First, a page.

Boy Scouts apologize for allowing Trump’s ‘political rhetoric’ into jamboree

U.S. President Donald Trump waves after delivering remarks at the 2017 National Scout Jamboree in Summit Bechtel National Scout Reserve, West Virginia, U.S., July 24, 2017. Carlos Barria/Reuters

The Boy Scouts of America have offered their “sincere apologies,” amid outcry over a speech by U.S. President Donald Trump at their jamorbee on Monday.

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“I want to extend my sincere apologies to those in our Scouting family who were offended by the political rhetoric that was inserted into the jamboree,” Michael Surbaugh, the organization’s Chief Scout Executive, wrote in an open letter addressed to their “Scouting Family” Thursday.

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Surbaugh explained that inviting the president to the jamboree is a “long-standing tradition” that has been in place since 1937.

Other U.S. presidents have addressed past jamborees with speeches steering clear of partisan politics.

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Trump’s speech at the West Virginia jamboree led to widespread criticism from the public, after he spoke about politically charged topics in front of more than 30,000 boy scouts typically aged 12 to 18.

At the event, the president once again boasted his election victory, slammed Obamacare, and criticized journalists over “fake news.”

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At one point, Trump asked the crowd: “By the way, just a question, did President Obama ever come to a jamboree?”

His question led the young audience to boo former president Barack Obama, who never attended the event but did send a video message in 2010.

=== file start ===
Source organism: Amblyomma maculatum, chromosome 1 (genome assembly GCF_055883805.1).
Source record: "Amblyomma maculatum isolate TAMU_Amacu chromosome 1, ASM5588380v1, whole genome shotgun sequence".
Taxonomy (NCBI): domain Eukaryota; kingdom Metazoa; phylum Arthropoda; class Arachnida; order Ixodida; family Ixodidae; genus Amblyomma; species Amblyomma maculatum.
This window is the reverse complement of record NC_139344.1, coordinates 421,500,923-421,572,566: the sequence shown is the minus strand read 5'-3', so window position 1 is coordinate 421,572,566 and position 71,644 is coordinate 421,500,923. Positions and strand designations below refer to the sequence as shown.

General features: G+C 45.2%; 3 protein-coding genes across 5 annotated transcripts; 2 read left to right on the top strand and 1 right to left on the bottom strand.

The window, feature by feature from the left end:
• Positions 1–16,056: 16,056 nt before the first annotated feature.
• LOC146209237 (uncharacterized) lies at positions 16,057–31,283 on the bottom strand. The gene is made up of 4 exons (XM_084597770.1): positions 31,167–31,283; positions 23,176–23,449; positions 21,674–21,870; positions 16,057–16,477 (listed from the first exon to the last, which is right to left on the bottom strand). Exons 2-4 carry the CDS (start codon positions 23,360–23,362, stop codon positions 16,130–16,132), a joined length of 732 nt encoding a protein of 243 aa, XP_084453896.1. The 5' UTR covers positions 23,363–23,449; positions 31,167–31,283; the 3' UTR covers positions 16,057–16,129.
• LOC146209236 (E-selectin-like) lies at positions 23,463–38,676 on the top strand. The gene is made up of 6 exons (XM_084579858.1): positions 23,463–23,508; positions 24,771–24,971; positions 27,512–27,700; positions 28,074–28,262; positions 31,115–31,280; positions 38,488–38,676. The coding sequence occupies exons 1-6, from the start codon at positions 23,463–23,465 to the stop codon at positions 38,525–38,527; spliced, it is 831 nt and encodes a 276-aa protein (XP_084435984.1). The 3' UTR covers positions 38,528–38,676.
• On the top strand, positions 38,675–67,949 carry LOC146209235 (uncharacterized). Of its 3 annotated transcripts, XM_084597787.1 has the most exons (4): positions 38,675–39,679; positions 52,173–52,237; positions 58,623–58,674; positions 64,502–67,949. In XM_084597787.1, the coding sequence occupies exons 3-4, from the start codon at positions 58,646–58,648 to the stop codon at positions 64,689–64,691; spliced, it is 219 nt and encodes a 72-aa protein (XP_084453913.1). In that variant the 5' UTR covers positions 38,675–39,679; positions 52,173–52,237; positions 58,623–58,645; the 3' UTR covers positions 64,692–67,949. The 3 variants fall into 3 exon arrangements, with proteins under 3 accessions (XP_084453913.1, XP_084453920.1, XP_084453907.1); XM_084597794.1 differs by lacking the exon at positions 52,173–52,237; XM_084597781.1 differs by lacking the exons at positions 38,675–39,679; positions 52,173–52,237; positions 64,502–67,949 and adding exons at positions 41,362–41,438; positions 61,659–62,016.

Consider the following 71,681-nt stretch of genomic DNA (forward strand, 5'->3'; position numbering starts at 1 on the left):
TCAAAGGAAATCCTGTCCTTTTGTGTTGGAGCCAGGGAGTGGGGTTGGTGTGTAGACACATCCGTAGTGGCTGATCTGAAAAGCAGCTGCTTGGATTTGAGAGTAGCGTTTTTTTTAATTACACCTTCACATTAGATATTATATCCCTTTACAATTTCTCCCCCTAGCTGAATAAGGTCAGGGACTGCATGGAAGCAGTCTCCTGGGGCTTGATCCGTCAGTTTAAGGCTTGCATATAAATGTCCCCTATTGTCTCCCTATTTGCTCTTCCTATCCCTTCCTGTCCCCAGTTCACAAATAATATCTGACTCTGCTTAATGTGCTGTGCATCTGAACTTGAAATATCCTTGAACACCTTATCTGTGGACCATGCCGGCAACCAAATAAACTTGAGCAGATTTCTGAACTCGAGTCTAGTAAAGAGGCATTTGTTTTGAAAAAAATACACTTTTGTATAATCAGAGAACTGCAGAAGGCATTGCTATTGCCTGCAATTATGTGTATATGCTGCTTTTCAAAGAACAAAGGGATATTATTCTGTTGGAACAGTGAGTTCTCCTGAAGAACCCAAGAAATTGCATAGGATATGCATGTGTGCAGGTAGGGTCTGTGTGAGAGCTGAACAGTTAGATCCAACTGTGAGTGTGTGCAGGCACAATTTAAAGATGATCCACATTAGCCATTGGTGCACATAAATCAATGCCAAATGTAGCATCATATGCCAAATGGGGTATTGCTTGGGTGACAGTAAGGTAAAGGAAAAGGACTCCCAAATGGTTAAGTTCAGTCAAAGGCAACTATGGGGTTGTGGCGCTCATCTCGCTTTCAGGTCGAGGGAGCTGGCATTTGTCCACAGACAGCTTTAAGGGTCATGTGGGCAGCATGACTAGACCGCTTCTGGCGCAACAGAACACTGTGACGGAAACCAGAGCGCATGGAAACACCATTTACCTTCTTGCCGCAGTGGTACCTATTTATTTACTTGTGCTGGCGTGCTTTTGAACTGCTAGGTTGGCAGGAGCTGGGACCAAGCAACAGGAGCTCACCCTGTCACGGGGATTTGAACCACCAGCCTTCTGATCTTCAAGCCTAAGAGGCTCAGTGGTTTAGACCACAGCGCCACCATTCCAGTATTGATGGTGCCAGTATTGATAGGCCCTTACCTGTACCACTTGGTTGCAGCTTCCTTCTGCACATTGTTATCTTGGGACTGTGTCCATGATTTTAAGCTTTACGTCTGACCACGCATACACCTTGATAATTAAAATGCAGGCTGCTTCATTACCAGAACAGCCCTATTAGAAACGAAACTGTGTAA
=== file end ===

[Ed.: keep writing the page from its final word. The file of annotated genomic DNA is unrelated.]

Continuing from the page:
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Surbaugh held firm that the organization does not endorse Trump’s remarks.

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“For years, people have called upon us to take a position on political issues, and we have steadfastly remained non-partisan and refused to comment on political matters,” he wrote.

The apology comes a day after Boy Scouts of America president Randall Stephenson told The Associated Press that he was expecting Trump’s speech to be controversial.

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“If I suggested I was surprised by the president’s comments, I would be disingenuous,” he said. “We anticipated there might be some people upset.”

When asked about the apology during the White House press briefing Wednesday, press secretary Sarah Huckabee Sanders said defended the president’s speech.

“I saw nothing but roughly 40-45,000 Boy Scouts cheering the president. I think they were pretty excited that he was there and happy to hear him speak to them.”

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— With files from The Associated Press

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